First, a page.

Tuesday, July 23, 2013 | 7:15 p.m.
Bands come and go, but “The Homegrown Show,” a weekly local music showcase on KOMP 92.3, remains.
The Sunday night two-hour radio show, which celebrates 15 years on the air this month, has featured more than 1,000 bands from Las Vegas and surrounding areas.
“I didn’t have a strategy to get this far,” jokes show founder and host Laurie Steele, who moved to Las Vegas from Southern California in 1996 for a job with KKLZ. Taking an interest in the local rock music scene, she pitched a local music show to the station; they didn’t bite, but KOMP did and welcomed “The Homegrown Show” with open arms.
Originally airing for just an hour, the program soon expanded to an hour and a half and for the past 10 years has been running as a two-hour show that includes band interviews and in-studio performances, as well as live showcases Steele hosts periodically in town. Steele recently released a compilation CD featuring local acts like Ministry of Love, Sin City Sinners, Left Standing and several others to celebrate the show’s milestone.
“It was exciting to me to be able to be exposed to new music. If listeners like it, they become fans, and it becomes a domino effect and helps get them into the local scene. And that’s even more exciting to me,” Steele says of her tenure on the show.
She’s become something of a mother figure in the local alt-rock scene, providing bands with a critical first step of exposure on the way to building a fanbase and getting signed — all the more important in a city where the prevalence of swing-shift jobs make it more difficult for local bands to draw crowds to shows at night.
“We have had people make it on KOMP’s requested list. Any time you can get someone on a radio station to come out and help promote the scene, it’s just an amazing thing for a band. It gives you a lot of momentum,” says Matt Norcross, a former intern on the show and veteran of the local music scene who has played drums in bands like Zero Heroes, The Killers and his current longtime band Leaving Springfield. “Being on the show also helps give a band some chops, as far as doing interviews and live sets goes. If you’re suddenly thrown into a situation like that, you can sound like an idiot really quickly.”
The exposure works both ways, giving casual music fans, as well as those too young to go to shows, in Las Vegas the opportunity to learn about local bands.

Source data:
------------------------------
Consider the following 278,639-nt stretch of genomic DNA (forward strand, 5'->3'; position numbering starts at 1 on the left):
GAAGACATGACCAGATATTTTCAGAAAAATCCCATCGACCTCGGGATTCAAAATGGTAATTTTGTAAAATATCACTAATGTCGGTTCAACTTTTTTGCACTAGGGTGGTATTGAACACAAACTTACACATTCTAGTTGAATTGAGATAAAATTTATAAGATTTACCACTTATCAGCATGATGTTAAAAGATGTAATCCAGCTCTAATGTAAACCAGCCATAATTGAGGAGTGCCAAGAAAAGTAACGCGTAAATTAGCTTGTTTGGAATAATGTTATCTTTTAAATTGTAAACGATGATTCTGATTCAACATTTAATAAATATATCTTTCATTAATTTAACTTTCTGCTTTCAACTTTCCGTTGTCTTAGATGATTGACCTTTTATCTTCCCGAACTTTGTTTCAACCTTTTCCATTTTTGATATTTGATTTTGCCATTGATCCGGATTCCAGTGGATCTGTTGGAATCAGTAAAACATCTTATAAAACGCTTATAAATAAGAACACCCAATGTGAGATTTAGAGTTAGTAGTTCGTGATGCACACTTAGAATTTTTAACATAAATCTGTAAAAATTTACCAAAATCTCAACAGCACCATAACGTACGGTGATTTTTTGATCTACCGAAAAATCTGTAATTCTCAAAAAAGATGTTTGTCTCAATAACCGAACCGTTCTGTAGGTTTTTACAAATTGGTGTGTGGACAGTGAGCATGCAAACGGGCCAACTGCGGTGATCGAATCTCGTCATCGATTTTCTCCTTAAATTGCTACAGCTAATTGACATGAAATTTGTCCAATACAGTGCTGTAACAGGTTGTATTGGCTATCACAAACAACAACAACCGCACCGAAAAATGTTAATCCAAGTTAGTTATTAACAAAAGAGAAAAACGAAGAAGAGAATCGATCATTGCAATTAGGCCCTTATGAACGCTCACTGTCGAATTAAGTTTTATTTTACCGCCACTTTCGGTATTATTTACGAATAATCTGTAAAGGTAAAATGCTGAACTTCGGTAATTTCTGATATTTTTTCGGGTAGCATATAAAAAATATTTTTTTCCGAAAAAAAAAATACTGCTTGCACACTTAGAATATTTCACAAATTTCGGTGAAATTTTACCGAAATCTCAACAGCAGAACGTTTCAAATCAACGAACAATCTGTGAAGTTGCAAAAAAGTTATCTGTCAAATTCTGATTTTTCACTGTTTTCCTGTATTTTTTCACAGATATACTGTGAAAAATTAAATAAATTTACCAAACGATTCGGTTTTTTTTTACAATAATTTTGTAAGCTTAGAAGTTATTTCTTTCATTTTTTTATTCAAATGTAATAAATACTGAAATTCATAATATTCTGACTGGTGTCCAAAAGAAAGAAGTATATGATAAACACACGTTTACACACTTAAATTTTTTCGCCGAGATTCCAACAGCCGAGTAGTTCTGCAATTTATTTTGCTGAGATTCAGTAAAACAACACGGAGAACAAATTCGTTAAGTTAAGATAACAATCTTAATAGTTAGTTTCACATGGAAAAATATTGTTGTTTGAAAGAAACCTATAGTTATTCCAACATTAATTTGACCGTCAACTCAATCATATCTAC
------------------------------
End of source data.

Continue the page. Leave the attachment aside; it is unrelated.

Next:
"You have a lot of people who love music and listen to the radio but don't necessarily go to shows all the time or even at all," says local show promoter and music scene staple Patrick "Pulsar" Trout, whose band Ministry of Love was recently featured as a guest on the show. "My first real exposure to local bands as a kid was hearing them on the radio."
Though the pop-punk and alt-rock scene Steele caters to has dwindled since its peak in the early 2000s, she still receives a steady stream of submissions to the show thanks to a taste-making reputation that has stayed with the show over the years. Not just anyone can make it on the air.
“There are certain things I listen for. If the recording quality is not good, if the production is not good, if the singing is not good, it won’t get played,” she says.
Several bands who have been featured on the show have gone on to get signed, including Salt Lake City rockers Royal Bliss, local hard rockers Otherwise and The Killers.
The show has a legacy unto itself, having been featured in a BBC documentary about The Killers and an indie music book out of Canada, in addition to a slate of local awards, accolades and charity work with Toys for Tots and Turkeys for Troops.
While Steele has certainly been proud of all the bands who have gone on to enjoy success, it’s those still trying to break out that are why she sticks around.
“The real reason I do this show is because there are bands that are just as good as those who are signed. It’s a question of getting in front of the right people,” she says. “There are some bands that never got signed that are worthwhile. That’s kind of why I’ve been so dedicated because I don’t think signing a band determines what’s good or not.”
It’s that very attitude and dedication, and the longevity of the show itself, that locals say helps drive the momentum of the scene.
“She doesn’t just show up, give some face time and then leave. She stays the whole night, she talks to everyone,” Norcross says of Steele’s presence at local shows. “She doesn’t have to come out and support local music. She just loves to do it. And she’s still doing it. And that’s what’s really cool to me.”